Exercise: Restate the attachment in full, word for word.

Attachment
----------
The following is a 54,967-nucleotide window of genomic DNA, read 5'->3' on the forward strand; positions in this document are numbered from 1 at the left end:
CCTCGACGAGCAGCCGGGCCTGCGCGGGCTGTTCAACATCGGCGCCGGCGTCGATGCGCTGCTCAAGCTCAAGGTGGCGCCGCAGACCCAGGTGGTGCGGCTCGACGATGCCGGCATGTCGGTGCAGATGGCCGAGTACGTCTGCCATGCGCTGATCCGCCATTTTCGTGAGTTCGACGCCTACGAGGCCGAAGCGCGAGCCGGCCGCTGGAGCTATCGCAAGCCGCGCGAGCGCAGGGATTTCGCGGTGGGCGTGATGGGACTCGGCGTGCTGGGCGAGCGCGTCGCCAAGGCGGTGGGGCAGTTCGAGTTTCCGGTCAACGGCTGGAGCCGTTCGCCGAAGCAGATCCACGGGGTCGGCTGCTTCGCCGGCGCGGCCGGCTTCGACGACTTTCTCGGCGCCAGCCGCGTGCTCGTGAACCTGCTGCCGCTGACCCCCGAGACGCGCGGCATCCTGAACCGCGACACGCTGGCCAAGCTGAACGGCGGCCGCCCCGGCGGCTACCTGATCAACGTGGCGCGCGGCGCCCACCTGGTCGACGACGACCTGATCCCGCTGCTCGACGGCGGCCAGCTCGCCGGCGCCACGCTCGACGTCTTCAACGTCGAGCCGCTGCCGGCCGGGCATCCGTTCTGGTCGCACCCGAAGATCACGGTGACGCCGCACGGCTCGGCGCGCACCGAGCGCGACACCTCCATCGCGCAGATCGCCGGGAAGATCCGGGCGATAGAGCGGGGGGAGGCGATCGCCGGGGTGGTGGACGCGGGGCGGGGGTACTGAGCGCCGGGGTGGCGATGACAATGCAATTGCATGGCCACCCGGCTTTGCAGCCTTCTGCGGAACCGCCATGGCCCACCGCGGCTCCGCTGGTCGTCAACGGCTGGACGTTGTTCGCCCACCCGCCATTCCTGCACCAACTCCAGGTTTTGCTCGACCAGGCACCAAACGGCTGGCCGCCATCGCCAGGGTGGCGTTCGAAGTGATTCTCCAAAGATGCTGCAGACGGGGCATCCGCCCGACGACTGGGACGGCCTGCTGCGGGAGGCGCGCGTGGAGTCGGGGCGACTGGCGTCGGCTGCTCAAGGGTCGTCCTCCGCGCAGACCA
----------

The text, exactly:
The following is a 54,967-nucleotide window of genomic DNA, read 5'->3' on the forward strand; positions in this document are numbered from 1 at the left end:
CCTCGACGAGCAGCCGGGCCTGCGCGGGCTGTTCAACATCGGCGCCGGCGTCGATGCGCTGCTCAAGCTCAAGGTGGCGCCGCAGACCCAGGTGGTGCGGCTCGACGATGCCGGCATGTCGGTGCAGATGGCCGAGTACGTCTGCCATGCGCTGATCCGCCATTTTCGTGAGTTCGACGCCTACGAGGCCGAAGCGCGAGCCGGCCGCTGGAGCTATCGCAAGCCGCGCGAGCGCAGGGATTTCGCGGTGGGCGTGATGGGACTCGGCGTGCTGGGCGAGCGCGTCGCCAAGGCGGTGGGGCAGTTCGAGTTTCCGGTCAACGGCTGGAGCCGTTCGCCGAAGCAGATCCACGGGGTCGGCTGCTTCGCCGGCGCGGCCGGCTTCGACGACTTTCTCGGCGCCAGCCGCGTGCTCGTGAACCTGCTGCCGCTGACCCCCGAGACGCGCGGCATCCTGAACCGCGACACGCTGGCCAAGCTGAACGGCGGCCGCCCCGGCGGCTACCTGATCAACGTGGCGCGCGGCGCCCACCTGGTCGACGACGACCTGATCCCGCTGCTCGACGGCGGCCAGCTCGCCGGCGCCACGCTCGACGTCTTCAACGTCGAGCCGCTGCCGGCCGGGCATCCGTTCTGGTCGCACCCGAAGATCACGGTGACGCCGCACGGCTCGGCGCGCACCGAGCGCGACACCTCCATCGCGCAGATCGCCGGGAAGATCCGGGCGATAGAGCGGGGGGAGGCGATCGCCGGGGTGGTGGACGCGGGGCGGGGGTACTGAGCGCCGGGGTGGCGATGACAATGCAATTGCATGGCCACCCGGCTTTGCAGCCTTCTGCGGAACCGCCATGGCCCACCGCGGCTCCGCTGGTCGTCAACGGCTGGACGTTGTTCGCCCACCCGCCATTCCTGCACCAACTCCAGGTTTTGCTCGACCAGGCACCAAACGGCTGGCCGCCATCGCCAGGGTGGCGTTCGAAGTGATTCTCCAAAGATGCTGCAGACGGGGCATCCGCCCGACGACTGGGACGGCCTGCTGCGGGAGGCGCGCGTGGAGTCGGGGCGACTGGCGTCGGCTGCTCAAGGGTCGTCCTCCGCGCAGACCA